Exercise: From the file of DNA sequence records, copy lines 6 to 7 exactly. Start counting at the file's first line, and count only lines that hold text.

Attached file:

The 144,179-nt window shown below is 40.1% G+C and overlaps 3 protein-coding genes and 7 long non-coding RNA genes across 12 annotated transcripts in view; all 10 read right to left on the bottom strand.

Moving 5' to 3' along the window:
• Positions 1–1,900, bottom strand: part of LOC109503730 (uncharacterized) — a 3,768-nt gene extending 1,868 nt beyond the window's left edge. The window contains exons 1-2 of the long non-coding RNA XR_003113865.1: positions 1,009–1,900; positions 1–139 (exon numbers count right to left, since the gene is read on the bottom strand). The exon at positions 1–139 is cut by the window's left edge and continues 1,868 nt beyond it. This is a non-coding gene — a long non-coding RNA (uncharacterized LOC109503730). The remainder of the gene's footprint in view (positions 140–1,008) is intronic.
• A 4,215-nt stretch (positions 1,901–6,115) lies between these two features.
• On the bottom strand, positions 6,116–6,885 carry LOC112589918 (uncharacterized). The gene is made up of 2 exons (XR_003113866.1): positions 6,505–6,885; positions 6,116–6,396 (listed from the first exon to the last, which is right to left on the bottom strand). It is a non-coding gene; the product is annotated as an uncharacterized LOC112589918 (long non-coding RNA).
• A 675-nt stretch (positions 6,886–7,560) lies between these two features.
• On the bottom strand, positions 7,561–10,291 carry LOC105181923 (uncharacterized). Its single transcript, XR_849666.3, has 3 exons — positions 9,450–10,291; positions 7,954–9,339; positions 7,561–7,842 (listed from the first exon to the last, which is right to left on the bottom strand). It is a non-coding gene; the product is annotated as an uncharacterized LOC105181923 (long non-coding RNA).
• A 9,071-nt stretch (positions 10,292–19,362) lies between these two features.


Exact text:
• A 675-nt stretch (positions 6,886–7,560) lies between these two features.
• On the bottom strand, positions 7,561–10,291 carry LOC105181923 (uncharacterized). Its single transcript, XR_849666.3, has 3 exons — positions 9,450–10,291; positions 7,954–9,339; positions 7,561–7,842 (listed from the first exon to the last, which is right to left on the bottom strand). It is a non-coding gene; the product is annotated as an uncharacterized LOC105181923 (long non-coding RNA).